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YONGSAN GARRISON, South Korea — This is what Corey Crisostomo, an eighth-grader at Seoul American Middle School, used to know about Duke University: it’s really, really expensive (about $40,000 a year).

But after researching the school through its admissions department and via the Internet, he was able to tell fellow Yongsan Garrison students a lot more about Duke: what the average SAT scores were for accepted students, what courses are required to apply, and even how the campus is laid out.

Crisostomo was among some two dozen middle and high school students putting on a college fair Thursday at Seoul American High School. All were part of the Advancement Via Individual Determination, or AVID, program found at Department of Defense Dependents Schools in the Pacific.

Each student picked a school to learn and present, and they set their sights high: Stanford, New York University, the University of Texas, Harvard and Princeton displays sat next to those from the University of South Carolina, the Art Institute of Chicago and Boston University, among others.

The students constructed three-paneled information boards, with everything from campus population information to sports teams. Brochures, application packets and Internet printouts also were available.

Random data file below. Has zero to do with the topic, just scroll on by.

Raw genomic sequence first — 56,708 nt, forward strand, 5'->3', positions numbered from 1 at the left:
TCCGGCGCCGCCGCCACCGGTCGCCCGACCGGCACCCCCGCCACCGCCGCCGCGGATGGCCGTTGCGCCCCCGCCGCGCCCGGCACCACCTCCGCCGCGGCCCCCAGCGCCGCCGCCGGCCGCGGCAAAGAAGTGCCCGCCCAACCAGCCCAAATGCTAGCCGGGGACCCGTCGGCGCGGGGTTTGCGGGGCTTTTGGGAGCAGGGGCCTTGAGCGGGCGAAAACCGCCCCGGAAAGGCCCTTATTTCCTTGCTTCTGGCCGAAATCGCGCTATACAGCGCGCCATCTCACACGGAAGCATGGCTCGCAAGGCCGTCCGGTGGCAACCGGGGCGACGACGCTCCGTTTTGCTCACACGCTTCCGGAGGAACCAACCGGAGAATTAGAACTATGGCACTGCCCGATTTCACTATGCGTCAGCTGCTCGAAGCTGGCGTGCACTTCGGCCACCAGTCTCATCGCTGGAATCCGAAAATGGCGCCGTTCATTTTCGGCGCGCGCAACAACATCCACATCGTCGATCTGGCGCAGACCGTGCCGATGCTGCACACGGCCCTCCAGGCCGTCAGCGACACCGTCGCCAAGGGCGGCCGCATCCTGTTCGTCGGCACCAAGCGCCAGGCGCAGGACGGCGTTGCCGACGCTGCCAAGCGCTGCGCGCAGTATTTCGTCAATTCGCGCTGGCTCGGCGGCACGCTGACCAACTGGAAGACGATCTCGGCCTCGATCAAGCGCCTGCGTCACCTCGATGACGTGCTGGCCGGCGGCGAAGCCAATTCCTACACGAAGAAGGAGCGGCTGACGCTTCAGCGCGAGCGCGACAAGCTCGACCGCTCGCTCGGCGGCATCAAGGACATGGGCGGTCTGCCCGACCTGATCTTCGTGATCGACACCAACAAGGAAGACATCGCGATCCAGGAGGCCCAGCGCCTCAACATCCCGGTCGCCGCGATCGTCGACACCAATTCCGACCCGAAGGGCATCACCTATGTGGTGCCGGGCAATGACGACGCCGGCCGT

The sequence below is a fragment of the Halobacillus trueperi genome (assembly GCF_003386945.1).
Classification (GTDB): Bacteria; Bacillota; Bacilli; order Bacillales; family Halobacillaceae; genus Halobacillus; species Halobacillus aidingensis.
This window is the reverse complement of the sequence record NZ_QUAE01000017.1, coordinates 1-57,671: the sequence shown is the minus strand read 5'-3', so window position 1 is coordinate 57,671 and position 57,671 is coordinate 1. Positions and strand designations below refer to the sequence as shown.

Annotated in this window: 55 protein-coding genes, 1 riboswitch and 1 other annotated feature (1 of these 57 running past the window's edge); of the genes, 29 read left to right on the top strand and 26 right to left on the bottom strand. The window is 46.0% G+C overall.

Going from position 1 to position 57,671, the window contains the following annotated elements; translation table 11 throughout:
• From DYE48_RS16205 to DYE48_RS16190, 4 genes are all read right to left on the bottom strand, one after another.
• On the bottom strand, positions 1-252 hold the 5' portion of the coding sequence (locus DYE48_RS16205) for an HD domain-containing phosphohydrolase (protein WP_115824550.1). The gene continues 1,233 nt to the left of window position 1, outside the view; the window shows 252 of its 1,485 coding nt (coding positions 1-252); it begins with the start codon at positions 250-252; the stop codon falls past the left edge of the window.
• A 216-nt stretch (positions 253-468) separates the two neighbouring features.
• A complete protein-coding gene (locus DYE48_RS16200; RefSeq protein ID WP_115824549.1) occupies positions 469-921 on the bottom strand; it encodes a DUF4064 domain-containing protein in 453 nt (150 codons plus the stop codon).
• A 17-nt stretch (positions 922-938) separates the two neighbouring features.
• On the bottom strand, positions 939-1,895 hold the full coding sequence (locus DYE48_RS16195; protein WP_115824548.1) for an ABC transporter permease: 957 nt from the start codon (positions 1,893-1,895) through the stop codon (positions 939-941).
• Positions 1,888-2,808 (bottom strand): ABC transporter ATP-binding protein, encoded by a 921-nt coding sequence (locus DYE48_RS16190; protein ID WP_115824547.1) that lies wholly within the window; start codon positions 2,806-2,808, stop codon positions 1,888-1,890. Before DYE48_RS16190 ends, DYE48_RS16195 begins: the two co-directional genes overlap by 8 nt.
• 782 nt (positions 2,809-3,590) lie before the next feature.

Other classes signed up to visit the displays, in the SAHS library, and questioned the AVID students about the schools.

“We couldn’t take them to colleges, so we’re bringing the colleges to them,” said Carol Monger, one of the AVID teachers.

DODDS schools historically have difficulty drawing representatives from all the universities and colleges they’d like to have. By having local students in essence become the recruiters, it broadens the number of schools other students can get information about, officials said.

The other point, another AVID tutor said, is to get students and parents thinking about college earlier than they normal would.

“They should have all their research done the year before they apply,” said Leah Zamor. “The students should start looking in their ninth-grade year, to see what kinds of grades certain schools expect and what classes should be taken. Middle school students should get started now.”

For some students, like Crisostomo, college still seems a long way off. Choosing a school to attend will likely be a bit different than choosing a school to present at the college fair.

“I picked it because it was the best possible thing left,” he said, about his decision to do his presentation on Duke. “I used to just know it’s expensive and hard to get in. Now I know a lot more.”

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